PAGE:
It's reported that about 50,000 Americans suffer from tick bites each year, although there is a growing body of research that shows that this is only a reported number and that there are actually over 300,000 tick bites per year. These pests may carry pathogens that can transmit dangerous diseases. There are 84 confirmed species of ticks in the United States. However, there are fewer than 10 species from two families (hard ticks and soft ticks) that commonly bite humans.
The best way to help protect yourself from tick-borne illness is to learn what they look like, know the signs and symptoms of a tick bite, avoid areas where they hang out, wear an EPA-approved insect repellent, dress to keep them off your skin and to check for them after you've been near a place where ticks live.
On this page, we'll cover the following topics to help you more easily identify ticks, the signs and symptoms of tick bites and where they live so you can avoid them:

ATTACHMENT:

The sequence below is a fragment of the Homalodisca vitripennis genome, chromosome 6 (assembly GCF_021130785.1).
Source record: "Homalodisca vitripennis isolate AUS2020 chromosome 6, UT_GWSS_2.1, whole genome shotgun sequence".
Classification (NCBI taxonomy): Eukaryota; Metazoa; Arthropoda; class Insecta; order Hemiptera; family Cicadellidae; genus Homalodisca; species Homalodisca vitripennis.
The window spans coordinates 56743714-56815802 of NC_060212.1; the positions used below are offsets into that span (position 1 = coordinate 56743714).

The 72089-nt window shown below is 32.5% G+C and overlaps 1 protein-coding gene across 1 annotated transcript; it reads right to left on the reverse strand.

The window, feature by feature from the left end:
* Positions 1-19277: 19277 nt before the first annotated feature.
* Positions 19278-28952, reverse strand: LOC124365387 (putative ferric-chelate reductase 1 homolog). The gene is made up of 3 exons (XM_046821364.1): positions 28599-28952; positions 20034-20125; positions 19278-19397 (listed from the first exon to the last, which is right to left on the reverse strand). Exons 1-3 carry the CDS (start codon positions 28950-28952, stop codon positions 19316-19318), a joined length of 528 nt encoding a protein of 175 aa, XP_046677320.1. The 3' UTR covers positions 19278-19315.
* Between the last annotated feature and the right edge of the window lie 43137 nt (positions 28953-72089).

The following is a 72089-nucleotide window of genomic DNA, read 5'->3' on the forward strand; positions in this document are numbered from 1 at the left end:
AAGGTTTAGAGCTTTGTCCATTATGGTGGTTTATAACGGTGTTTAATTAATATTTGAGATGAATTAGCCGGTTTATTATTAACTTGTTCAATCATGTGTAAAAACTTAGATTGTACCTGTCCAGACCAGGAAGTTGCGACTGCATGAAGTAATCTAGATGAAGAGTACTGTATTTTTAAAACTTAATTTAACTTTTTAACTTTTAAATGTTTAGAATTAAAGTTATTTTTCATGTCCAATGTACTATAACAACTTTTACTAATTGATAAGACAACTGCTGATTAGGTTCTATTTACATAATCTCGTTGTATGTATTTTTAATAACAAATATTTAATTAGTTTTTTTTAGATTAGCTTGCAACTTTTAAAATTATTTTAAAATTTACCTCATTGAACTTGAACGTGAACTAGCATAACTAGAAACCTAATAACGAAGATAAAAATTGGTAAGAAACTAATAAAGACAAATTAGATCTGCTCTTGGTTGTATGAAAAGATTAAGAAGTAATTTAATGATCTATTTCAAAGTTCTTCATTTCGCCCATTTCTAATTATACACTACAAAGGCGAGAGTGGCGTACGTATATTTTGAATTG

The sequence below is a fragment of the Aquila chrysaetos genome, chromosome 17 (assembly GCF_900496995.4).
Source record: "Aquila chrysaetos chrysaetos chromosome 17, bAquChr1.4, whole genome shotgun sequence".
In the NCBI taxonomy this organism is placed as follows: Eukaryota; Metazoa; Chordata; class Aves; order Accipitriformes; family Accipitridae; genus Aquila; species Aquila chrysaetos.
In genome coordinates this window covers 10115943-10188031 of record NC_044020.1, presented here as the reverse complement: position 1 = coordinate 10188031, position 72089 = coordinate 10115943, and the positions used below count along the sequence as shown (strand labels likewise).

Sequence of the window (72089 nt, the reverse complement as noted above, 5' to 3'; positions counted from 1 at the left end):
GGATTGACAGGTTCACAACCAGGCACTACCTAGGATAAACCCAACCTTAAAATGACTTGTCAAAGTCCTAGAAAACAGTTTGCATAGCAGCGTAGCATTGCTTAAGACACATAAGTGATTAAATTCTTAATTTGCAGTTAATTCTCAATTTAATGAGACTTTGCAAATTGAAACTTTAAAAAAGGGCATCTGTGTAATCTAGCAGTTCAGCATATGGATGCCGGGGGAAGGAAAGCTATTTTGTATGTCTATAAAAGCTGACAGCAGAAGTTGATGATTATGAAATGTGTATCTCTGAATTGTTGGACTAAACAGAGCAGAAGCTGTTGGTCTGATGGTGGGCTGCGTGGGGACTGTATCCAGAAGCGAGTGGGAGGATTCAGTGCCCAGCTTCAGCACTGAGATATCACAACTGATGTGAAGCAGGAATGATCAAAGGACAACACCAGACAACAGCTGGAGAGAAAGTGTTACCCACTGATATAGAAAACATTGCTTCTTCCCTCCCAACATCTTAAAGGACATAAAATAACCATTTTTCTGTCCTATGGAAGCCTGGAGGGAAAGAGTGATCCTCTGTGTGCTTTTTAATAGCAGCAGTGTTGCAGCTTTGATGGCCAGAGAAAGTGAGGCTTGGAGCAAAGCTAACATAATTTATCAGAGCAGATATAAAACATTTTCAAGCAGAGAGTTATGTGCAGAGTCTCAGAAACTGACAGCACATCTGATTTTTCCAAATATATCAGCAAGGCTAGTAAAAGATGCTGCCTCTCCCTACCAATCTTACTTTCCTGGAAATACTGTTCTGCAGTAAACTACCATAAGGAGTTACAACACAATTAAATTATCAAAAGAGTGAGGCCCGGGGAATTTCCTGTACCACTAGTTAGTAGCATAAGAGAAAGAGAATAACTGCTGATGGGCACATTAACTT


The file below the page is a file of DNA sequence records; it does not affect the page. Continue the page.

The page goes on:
- What are ticks?
- What do ticks look like?
- Tick reproduction and lifecycle
- Tick feeding
- What are tick bite signs and symptoms on humans?
- How to identify a tick bite?
- What health risks or diseases come from ticks?
- What are the common types of ticks?
- Where do ticks live?
- How do ticks spread?
- Who is at risk for getting ticks?
- How to avoid tick bites?
- How Terminix treats ticks?
What are ticks?
Ticks are small, eight-legged, blood-sucking insects. They feed on the blood of many animals and people. Many types of ticks exist in the United States. While they are hard to spot, these little pests can transmit dangerous pathogens that may lead to disease.
What do ticks look like?
Ticks are related to mites and spiders. As arachnids, ticks have eight legs. Depending on the type, tick color varies from reddish-brown to dark brown and black. The majority of ticks have a flattened oval shape.